The Association of Teachers and Lecturers (ATL) has heard that proposed changes to the way GCSEs are examined may hinder secondary teachers' efforts to continue improving female pupils' grades.
Earlier this year, education secretary Michael Gove confirmed plans for GCSE exams to be taken after two years instead of in a series of smaller units, as well as for less emphasis to be placed upon internal assessments, including coursework.
Data indicates that over the past 20 years female pupils have outperformed their male counterparts at GCSE level; last summer, 73.3 per cent of GCSEs taken by girls received at least a C grade, compared to 65.4 per cent of those taken by boys.
Yet speaking at the ATL's annual conference in Liverpool, former chief examiner in chemistry and retired teacher Geoff Venn warned that the planned changes to the GCSE could hinder female pupils' recent progress.
He asserted that girls tended to be less confident going into high-stakes tests than boys and that, when GCSEs were first introduced in the early 1990s and female pupils started to perform better, especially in science subjects, it was felt this was due to the new forms of assessment being used.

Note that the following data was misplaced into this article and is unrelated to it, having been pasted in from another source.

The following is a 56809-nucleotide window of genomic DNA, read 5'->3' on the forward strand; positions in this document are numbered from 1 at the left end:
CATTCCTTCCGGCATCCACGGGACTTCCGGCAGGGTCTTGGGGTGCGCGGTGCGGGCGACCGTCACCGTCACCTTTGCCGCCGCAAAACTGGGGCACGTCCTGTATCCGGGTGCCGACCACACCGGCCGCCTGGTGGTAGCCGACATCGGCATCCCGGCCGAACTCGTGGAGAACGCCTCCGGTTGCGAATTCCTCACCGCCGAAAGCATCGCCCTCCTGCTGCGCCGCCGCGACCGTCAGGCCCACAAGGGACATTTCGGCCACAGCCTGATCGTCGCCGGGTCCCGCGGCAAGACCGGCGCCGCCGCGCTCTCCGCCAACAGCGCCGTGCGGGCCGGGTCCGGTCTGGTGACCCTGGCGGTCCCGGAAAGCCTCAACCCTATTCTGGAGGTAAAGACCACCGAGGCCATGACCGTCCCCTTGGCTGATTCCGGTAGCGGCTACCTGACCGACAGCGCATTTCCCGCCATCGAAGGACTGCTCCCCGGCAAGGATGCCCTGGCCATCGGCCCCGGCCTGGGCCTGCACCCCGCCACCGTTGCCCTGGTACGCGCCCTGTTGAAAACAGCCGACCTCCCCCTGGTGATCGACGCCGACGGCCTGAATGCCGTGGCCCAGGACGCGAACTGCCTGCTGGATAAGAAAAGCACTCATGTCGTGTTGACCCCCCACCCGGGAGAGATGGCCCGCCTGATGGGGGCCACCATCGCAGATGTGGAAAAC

Mr Venn argued: "If we go back to pure rote learning, to pure single exam at the end of the course, will this have a considerable gender impact on the results that we get? Is it going to be discriminatory against girls?
"I have a strong feeling that it will be. I think it's one of the aspects that needs to be looked at before we go forward with this type of assessment and examination."
ATL general secretary Dr Mary Bousted concurred that girls' improving performance at GCSE could be down to the "more measured" assessment methods introduced since the introduction of the GCSE, of which coursework was a part.
However, a DFE spokeswoman rejected these suggestions, telling BBC News that there was no evidence girls did more poorly on final year exams.
She contended instead that education of male and female pupils alike was hindered by over-reliance on modules, coursework and controlled assessment, claiming that these were subject to "gaming" and took time away from teaching and learning.
Posted by Harriet McGowan